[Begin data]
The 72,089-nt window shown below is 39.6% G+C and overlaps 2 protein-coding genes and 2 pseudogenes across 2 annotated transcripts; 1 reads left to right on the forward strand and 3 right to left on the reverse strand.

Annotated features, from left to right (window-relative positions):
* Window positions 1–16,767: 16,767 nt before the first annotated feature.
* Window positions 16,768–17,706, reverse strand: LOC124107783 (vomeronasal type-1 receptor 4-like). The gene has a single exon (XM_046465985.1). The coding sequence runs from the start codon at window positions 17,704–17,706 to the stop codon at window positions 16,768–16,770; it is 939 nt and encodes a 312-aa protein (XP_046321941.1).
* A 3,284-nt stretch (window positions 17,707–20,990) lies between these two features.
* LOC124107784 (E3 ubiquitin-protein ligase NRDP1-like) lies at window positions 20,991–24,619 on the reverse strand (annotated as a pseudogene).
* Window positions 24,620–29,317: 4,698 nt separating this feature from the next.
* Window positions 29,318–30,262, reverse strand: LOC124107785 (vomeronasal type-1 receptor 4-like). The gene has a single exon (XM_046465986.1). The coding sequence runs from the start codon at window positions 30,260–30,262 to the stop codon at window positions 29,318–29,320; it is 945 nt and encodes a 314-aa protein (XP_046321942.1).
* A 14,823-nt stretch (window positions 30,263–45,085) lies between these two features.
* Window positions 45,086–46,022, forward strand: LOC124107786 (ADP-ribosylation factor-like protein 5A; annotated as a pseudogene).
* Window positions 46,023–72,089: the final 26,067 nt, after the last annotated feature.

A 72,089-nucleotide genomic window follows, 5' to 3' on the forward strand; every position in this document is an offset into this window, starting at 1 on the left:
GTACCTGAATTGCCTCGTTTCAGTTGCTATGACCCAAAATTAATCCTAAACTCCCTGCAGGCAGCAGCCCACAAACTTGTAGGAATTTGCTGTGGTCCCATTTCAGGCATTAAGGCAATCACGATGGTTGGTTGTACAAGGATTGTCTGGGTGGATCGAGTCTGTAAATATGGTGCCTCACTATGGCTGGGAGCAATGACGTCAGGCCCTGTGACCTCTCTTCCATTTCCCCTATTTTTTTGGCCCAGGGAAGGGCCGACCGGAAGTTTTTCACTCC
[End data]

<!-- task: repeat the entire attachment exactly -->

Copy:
The 72,089-nt window shown below is 39.6% G+C and overlaps 2 protein-coding genes and 2 pseudogenes across 2 annotated transcripts; 1 reads left to right on the forward strand and 3 right to left on the reverse strand.

Annotated features, from left to right (window-relative positions):
* Window positions 1–16,767: 16,767 nt before the first annotated feature.
* Window positions 16,768–17,706, reverse strand: LOC124107783 (vomeronasal type-1 receptor 4-like). The gene has a single exon (XM_046465985.1). The coding sequence runs from the start codon at window positions 17,704–17,706 to the stop codon at window positions 16,768–16,770; it is 939 nt and encodes a 312-aa protein (XP_046321941.1).
* A 3,284-nt stretch (window positions 17,707–20,990) lies between these two features.
* LOC124107784 (E3 ubiquitin-protein ligase NRDP1-like) lies at window positions 20,991–24,619 on the reverse strand (annotated as a pseudogene).
* Window positions 24,620–29,317: 4,698 nt separating this feature from the next.
* Window positions 29,318–30,262, reverse strand: LOC124107785 (vomeronasal type-1 receptor 4-like). The gene has a single exon (XM_046465986.1). The coding sequence runs from the start codon at window positions 30,260–30,262 to the stop codon at window positions 29,318–29,320; it is 945 nt and encodes a 314-aa protein (XP_046321942.1).
* A 14,823-nt stretch (window positions 30,263–45,085) lies between these two features.
* Window positions 45,086–46,022, forward strand: LOC124107786 (ADP-ribosylation factor-like protein 5A; annotated as a pseudogene).
* Window positions 46,023–72,089: the final 26,067 nt, after the last annotated feature.

A 72,089-nucleotide genomic window follows, 5' to 3' on the forward strand; every position in this document is an offset into this window, starting at 1 on the left:
GTACCTGAATTGCCTCGTTTCAGTTGCTATGACCCAAAATTAATCCTAAACTCCCTGCAGGCAGCAGCCCACAAACTTGTAGGAATTTGCTGTGGTCCCATTTCAGGCATTAAGGCAATCACGATGGTTGGTTGTACAAGGATTGTCTGGGTGGATCGAGTCTGTAAATATGGTGCCTCACTATGGCTGGGAGCAATGACGTCAGGCCCTGTGACCTCTCTTCCATTTCCCCTATTTTTTTGGCCCAGGGAAGGGCCGACCGGAAGTTTTTCACTCC